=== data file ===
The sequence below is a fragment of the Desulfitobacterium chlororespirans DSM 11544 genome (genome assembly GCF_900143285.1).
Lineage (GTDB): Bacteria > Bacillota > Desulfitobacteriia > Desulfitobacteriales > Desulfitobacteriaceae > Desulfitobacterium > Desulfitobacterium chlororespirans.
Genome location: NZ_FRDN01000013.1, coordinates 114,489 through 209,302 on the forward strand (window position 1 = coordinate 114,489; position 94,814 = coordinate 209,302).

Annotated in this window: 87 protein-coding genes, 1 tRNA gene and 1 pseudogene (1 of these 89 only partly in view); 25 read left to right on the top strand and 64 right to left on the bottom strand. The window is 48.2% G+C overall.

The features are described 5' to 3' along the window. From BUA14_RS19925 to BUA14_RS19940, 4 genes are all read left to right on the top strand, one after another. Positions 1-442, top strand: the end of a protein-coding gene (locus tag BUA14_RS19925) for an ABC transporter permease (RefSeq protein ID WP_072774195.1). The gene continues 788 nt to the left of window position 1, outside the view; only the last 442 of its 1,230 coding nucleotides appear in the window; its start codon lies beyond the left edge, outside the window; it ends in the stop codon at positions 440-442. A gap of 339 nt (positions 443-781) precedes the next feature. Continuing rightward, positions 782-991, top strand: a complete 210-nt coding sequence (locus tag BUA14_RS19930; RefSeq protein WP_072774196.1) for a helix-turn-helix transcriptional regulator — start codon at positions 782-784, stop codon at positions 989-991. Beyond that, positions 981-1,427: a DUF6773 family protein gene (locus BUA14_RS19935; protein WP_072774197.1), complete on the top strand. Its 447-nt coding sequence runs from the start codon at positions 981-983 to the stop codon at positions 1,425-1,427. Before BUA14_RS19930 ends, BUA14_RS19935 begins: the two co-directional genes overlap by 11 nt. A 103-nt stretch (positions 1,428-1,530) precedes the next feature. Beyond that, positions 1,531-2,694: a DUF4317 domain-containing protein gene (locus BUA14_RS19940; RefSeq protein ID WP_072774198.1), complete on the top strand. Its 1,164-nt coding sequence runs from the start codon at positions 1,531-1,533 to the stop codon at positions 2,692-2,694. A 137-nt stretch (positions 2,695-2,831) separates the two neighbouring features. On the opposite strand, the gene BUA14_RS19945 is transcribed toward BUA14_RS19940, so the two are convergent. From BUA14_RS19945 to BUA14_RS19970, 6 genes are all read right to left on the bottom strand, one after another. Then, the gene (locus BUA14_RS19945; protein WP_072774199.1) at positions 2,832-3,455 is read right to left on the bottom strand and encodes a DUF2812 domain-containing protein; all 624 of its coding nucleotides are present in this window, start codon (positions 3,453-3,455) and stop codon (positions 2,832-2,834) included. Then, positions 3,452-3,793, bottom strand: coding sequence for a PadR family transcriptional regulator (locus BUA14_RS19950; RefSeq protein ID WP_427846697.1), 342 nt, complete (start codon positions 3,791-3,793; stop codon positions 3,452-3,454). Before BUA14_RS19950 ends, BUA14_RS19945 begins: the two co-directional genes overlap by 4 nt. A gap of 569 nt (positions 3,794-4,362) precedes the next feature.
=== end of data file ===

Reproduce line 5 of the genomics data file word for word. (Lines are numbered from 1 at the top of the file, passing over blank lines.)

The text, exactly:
The features are described 5' to 3' along the window. From BUA14_RS19925 to BUA14_RS19940, 4 genes are all read left to right on the top strand, one after another. Positions 1-442, top strand: the end of a protein-coding gene (locus tag BUA14_RS19925) for an ABC transporter permease (RefSeq protein ID WP_072774195.1). The gene continues 788 nt to the left of window position 1, outside the view; only the last 442 of its 1,230 coding nucleotides appear in the window; its start codon lies beyond the left edge, outside the window; it ends in the stop codon at positions 440-442. A gap of 339 nt (positions 443-781) precedes the next feature. Continuing rightward, positions 782-991, top strand: a complete 210-nt coding sequence (locus tag BUA14_RS19930; RefSeq protein WP_072774196.1) for a helix-turn-helix transcriptional regulator — start codon at positions 782-784, stop codon at positions 989-991. Beyond that, positions 981-1,427: a DUF6773 family protein gene (locus BUA14_RS19935; protein WP_072774197.1), complete on the top strand. Its 447-nt coding sequence runs from the start codon at positions 981-983 to the stop codon at positions 1,425-1,427. Before BUA14_RS19930 ends, BUA14_RS19935 begins: the two co-directional genes overlap by 11 nt. A 103-nt stretch (positions 1,428-1,530) precedes the next feature. Beyond that, positions 1,531-2,694: a DUF4317 domain-containing protein gene (locus BUA14_RS19940; RefSeq protein ID WP_072774198.1), complete on the top strand. Its 1,164-nt coding sequence runs from the start codon at positions 1,531-1,533 to the stop codon at positions 2,692-2,694. A 137-nt stretch (positions 2,695-2,831) separates the two neighbouring features. On the opposite strand, the gene BUA14_RS19945 is transcribed toward BUA14_RS19940, so the two are convergent. From BUA14_RS19945 to BUA14_RS19970, 6 genes are all read right to left on the bottom strand, one after another. Then, the gene (locus BUA14_RS19945; protein WP_072774199.1) at positions 2,832-3,455 is read right to left on the bottom strand and encodes a DUF2812 domain-containing protein; all 624 of its coding nucleotides are present in this window, start codon (positions 3,453-3,455) and stop codon (positions 2,832-2,834) included. Then, positions 3,452-3,793, bottom strand: coding sequence for a PadR family transcriptional regulator (locus BUA14_RS19950; RefSeq protein ID WP_427846697.1), 342 nt, complete (start codon positions 3,791-3,793; stop codon positions 3,452-3,454). Before BUA14_RS19950 ends, BUA14_RS19945 begins: the two co-directional genes overlap by 4 nt. A gap of 569 nt (positions 3,794-4,362) precedes the next feature.